Beyond classes such as woodshop or mechanical drawing, there are a number of real-world ways to begin exploring a career in carpentry and the construction trades. Contact trade organizations like the National Association of Home Builders (NAHB) or the Associated General Contractors of America (AGC). Both sponsor student chapters around the country. Consider volunteering for an organization like Habitat for Humanity; their Youth Programs accept volunteers between the ages of 5 and 25, and their group building projects provide hands-on experience. If your school has a drama department, look into it—building sets can be a fun way to learn simple carpentry skills. In addition, your local home improvement store is likely to sponsor classes that teach a variety of skills useful around the house; some of these will focus on carpentry.
A less direct method to find out about carpentry is via television. PBS and some cable stations show how-to programs—such as This Old House and New Yankee Workshop—that feature the work of carpenters.
Carpenters are among the largest group of workers in the building trades. The vast majority of them work for contractors involved in building, repairing, and remodeling buildings and other structures. Manufacturing firms, schools, stores, and government bodies employ most other carpenters. There are residential carpenters, who specialize in homes and condominiums; commercial carpenters, who work on commercial office buildings, hospitals, hotels, schools, and shopping malls; and industrial carpenters, who work in industrial settings.
Carpenters do two basic kinds of work: rough carpentry and finish carpentry. Rough carpenters construct and install temporary structures and supports and wooden structures used in industrial settings, as well as parts of buildings that are usually covered up when the rooms are finished. Among the structures built by such carpenters are scaffolds for other workers to stand on, chutes used as channels for wet concrete, forms for concrete foundations, and timber structures that support machinery. In buildings, they may put up the frame and install rafters, joists, subflooring, wall sheathing, prefabricated wall panels and windows, and many other components.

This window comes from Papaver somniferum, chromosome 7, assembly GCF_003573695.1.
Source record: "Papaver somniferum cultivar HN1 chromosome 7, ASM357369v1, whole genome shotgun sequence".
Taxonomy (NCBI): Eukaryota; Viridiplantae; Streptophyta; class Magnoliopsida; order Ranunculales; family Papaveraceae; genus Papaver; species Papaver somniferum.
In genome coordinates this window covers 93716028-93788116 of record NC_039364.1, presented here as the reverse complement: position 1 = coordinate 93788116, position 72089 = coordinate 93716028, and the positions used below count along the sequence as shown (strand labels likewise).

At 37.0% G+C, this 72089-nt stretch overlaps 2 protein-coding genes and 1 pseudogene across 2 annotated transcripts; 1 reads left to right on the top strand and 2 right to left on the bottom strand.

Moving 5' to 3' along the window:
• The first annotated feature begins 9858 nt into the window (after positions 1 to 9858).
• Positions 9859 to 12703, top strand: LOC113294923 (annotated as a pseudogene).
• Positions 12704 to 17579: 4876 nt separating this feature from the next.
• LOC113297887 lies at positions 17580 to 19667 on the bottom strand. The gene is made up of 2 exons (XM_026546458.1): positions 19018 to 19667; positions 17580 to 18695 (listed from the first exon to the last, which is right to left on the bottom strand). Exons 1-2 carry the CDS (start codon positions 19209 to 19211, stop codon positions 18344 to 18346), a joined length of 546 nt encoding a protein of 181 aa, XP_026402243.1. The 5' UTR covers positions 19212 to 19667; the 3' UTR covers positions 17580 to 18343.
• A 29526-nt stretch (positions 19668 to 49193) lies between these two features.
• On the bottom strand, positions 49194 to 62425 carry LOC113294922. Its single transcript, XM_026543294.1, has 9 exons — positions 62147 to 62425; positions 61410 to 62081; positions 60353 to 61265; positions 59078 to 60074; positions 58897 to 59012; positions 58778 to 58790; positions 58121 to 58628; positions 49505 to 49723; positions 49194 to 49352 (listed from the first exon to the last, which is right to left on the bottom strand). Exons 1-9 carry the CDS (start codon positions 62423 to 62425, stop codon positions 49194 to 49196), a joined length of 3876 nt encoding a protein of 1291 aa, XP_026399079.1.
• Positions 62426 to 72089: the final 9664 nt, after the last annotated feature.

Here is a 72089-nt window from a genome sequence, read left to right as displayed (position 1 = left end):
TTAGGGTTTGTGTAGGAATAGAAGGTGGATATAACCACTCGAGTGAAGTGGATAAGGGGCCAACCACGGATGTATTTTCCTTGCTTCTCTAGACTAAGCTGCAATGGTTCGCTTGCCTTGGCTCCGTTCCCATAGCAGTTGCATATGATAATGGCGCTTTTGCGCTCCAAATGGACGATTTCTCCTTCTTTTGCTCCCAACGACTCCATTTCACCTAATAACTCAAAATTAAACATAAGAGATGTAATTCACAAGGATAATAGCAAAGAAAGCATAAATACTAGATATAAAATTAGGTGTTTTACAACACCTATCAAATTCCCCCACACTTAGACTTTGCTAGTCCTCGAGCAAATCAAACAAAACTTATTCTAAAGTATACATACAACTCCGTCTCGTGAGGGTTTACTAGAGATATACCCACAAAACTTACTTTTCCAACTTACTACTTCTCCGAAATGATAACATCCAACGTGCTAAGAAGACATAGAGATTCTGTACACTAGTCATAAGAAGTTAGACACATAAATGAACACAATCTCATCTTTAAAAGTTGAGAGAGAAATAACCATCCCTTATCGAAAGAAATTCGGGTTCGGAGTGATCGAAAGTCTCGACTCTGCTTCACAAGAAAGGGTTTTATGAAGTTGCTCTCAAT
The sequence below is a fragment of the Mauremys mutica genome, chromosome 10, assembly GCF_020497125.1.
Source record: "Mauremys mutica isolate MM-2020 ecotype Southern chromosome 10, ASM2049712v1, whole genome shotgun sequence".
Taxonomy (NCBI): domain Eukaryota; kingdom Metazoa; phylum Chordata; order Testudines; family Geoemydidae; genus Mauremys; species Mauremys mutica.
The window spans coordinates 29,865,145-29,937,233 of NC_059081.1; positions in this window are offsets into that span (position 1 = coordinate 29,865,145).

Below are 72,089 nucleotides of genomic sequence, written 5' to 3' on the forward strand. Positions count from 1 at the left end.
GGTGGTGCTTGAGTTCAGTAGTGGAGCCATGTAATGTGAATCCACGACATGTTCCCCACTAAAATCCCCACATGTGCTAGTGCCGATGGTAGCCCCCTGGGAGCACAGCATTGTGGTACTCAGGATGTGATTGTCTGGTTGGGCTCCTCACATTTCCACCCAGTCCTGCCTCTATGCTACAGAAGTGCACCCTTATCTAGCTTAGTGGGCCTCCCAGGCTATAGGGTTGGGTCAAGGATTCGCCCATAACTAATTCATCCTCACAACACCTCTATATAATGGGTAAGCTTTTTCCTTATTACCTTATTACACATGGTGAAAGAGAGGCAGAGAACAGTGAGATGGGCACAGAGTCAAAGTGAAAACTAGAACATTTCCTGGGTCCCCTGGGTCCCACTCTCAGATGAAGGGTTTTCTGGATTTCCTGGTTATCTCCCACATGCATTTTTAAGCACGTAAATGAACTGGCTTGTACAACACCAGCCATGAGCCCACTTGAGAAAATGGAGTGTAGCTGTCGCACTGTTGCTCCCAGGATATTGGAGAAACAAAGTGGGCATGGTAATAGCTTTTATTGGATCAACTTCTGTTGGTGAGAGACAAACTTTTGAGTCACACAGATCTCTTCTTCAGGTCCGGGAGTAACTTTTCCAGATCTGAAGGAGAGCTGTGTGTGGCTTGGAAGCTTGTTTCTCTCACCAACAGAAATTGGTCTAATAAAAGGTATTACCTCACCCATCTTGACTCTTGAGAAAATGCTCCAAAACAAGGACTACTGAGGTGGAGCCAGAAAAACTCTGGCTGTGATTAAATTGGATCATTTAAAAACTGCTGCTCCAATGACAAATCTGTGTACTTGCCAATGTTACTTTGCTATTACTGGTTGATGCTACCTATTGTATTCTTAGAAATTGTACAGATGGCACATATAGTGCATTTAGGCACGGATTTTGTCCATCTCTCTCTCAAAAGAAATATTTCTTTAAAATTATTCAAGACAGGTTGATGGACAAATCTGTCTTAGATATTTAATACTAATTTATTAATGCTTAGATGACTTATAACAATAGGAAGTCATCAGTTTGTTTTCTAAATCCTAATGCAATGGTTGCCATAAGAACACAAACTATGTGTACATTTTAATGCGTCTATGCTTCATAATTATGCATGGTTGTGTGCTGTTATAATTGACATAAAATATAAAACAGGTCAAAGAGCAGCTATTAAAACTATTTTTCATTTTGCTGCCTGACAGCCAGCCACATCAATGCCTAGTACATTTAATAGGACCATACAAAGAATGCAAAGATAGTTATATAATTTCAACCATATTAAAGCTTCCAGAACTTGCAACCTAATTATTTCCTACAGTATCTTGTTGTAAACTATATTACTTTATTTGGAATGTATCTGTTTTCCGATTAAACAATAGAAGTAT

Finish carpenters install hardwood flooring, staircases, shelves, cabinets, trim on windows and doors, and other woodwork and hardware that make the building look complete, inside and outside. Finish carpentry requires especially careful, precise workmanship, since the result must have a good appearance in addition to being sturdy. Many carpenters who are employed by building contractors do both rough and finish work on buildings.
Although they do many different tasks in different settings, carpenters generally follow the same basic steps. First, they review blueprints or plans (or they obtain instructions from a supervisor) to determine the dimensions of the structure to be built and the types of materials to be used. Sometimes local building codes mandate how a structure should be built, so carpenters need to know about such regulations.
Using rulers, framing squares, chalk lines, and other measuring and marking equipment, carpenters lay out how the work will be done. Using hand and power tools, they cut and shape the wood, plywood, fiberglass, plastic, or other materials. Then they nail, screw, glue, or staple the pieces together. Finally, they use levels, plumb bobs, rulers, and squares to check their work, and they make any necessary adjustments. Sometimes carpenters work with prefabricated units for components such as wall panels or stairs. Installing these is, in many ways, a much less complicated task, because much less layout, cutting, and assembly work is needed.
Carpenters who work outside of the building construction field may do a variety of installation and maintenance jobs, such as repairing furniture and installing ceiling tiles or exterior siding on buildings. Other carpenters specialize in building, repairing, or modifying ships, wooden boats, wooden railroad trestles, timber framing in mine shafts, woodwork inside railcars, storage tanks and vats, or stage sets in theaters.